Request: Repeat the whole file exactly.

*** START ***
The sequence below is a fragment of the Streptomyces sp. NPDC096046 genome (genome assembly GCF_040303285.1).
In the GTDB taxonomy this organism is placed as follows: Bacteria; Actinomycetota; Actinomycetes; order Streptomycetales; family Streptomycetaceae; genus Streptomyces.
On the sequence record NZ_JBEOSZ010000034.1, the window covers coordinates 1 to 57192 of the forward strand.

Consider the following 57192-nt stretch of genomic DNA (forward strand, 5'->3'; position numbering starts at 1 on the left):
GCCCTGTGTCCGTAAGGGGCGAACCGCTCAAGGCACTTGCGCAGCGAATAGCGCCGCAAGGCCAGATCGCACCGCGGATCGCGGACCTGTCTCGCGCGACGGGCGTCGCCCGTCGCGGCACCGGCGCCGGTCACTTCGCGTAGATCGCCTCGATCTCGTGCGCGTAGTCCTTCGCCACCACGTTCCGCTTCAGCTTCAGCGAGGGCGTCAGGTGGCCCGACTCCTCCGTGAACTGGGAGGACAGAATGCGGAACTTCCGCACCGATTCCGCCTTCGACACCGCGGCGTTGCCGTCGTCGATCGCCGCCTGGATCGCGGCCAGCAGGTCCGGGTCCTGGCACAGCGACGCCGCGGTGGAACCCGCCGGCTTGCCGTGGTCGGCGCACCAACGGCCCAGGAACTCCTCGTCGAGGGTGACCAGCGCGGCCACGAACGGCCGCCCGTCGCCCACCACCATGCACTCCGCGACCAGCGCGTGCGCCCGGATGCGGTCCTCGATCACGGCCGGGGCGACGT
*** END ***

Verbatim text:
The sequence below is a fragment of the Streptomyces sp. NPDC096046 genome (genome assembly GCF_040303285.1).
In the GTDB taxonomy this organism is placed as follows: Bacteria; Actinomycetota; Actinomycetes; order Streptomycetales; family Streptomycetaceae; genus Streptomyces.
On the sequence record NZ_JBEOSZ010000034.1, the window covers coordinates 1 to 57192 of the forward strand.

Consider the following 57192-nt stretch of genomic DNA (forward strand, 5'->3'; position numbering starts at 1 on the left):
GCCCTGTGTCCGTAAGGGGCGAACCGCTCAAGGCACTTGCGCAGCGAATAGCGCCGCAAGGCCAGATCGCACCGCGGATCGCGGACCTGTCTCGCGCGACGGGCGTCGCCCGTCGCGGCACCGGCGCCGGTCACTTCGCGTAGATCGCCTCGATCTCGTGCGCGTAGTCCTTCGCCACCACGTTCCGCTTCAGCTTCAGCGAGGGCGTCAGGTGGCCCGACTCCTCCGTGAACTGGGAGGACAGAATGCGGAACTTCCGCACCGATTCCGCCTTCGACACCGCGGCGTTGCCGTCGTCGATCGCCGCCTGGATCGCGGCCAGCAGGTCCGGGTCCTGGCACAGCGACGCCGCGGTGGAACCCGCCGGCTTGCCGTGGTCGGCGCACCAACGGCCCAGGAACTCCTCGTCGAGGGTGACCAGCGCGGCCACGAACGGCCGCCCGTCGCCCACCACCATGCACTCCGCGACCAGCGCGTGCGCCCGGATGCGGTCCTCGATCACGGCCGGGGCGACGT